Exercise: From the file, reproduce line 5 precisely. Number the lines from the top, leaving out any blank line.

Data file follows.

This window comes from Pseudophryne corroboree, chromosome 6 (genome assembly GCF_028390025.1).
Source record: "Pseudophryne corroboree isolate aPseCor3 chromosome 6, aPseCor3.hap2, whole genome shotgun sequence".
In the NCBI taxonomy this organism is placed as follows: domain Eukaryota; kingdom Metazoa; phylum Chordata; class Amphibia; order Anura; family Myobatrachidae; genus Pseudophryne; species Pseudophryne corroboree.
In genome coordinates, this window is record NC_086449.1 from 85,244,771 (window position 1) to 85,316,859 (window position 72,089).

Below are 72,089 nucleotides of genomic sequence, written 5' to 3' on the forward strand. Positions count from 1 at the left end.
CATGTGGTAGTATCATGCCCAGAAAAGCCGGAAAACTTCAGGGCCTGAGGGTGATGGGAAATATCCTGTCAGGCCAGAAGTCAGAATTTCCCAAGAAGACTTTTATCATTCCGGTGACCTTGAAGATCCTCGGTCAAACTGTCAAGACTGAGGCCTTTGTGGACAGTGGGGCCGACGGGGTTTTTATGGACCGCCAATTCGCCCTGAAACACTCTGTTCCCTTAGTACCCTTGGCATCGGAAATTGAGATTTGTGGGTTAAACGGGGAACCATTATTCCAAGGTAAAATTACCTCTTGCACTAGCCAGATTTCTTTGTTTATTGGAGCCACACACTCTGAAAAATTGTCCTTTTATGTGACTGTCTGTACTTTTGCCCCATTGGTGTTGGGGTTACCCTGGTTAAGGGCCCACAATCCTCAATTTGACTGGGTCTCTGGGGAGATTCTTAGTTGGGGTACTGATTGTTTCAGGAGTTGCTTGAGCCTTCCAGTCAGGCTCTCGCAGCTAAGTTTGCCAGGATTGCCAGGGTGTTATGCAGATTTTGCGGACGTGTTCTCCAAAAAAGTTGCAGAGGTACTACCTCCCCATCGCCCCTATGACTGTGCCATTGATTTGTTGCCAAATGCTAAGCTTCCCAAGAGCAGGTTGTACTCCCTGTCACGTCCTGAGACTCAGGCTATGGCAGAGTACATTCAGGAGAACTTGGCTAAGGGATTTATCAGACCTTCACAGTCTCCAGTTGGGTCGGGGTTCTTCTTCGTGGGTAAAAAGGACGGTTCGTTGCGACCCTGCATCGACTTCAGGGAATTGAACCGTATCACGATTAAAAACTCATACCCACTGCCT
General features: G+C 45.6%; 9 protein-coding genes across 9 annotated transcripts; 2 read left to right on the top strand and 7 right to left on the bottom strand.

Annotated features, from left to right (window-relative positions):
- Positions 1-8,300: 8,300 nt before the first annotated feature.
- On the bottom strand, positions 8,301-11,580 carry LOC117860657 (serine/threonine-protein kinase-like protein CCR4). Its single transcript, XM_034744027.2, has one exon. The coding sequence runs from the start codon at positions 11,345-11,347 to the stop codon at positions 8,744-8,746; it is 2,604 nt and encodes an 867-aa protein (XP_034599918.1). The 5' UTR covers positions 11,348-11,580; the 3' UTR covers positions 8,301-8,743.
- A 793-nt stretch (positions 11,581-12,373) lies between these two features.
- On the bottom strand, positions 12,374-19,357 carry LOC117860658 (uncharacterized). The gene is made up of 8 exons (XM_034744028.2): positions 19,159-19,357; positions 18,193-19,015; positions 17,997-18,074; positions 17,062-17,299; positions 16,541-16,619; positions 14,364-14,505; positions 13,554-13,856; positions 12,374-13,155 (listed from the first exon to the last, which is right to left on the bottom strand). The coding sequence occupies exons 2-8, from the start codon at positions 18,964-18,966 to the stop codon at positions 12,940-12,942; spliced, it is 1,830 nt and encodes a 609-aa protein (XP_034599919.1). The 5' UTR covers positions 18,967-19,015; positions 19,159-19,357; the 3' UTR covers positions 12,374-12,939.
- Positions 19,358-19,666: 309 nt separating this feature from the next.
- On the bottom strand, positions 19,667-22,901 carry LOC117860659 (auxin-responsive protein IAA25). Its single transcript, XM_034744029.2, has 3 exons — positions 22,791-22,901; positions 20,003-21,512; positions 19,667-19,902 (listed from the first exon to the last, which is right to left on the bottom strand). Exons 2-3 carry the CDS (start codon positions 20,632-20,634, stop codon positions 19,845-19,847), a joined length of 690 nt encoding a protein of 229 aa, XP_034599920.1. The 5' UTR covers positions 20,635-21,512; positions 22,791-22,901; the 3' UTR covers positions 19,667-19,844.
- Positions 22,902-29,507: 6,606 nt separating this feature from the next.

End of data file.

Below are 72,089 nucleotides of genomic sequence, written 5' to 3' on the forward strand. Positions count from 1 at the left end.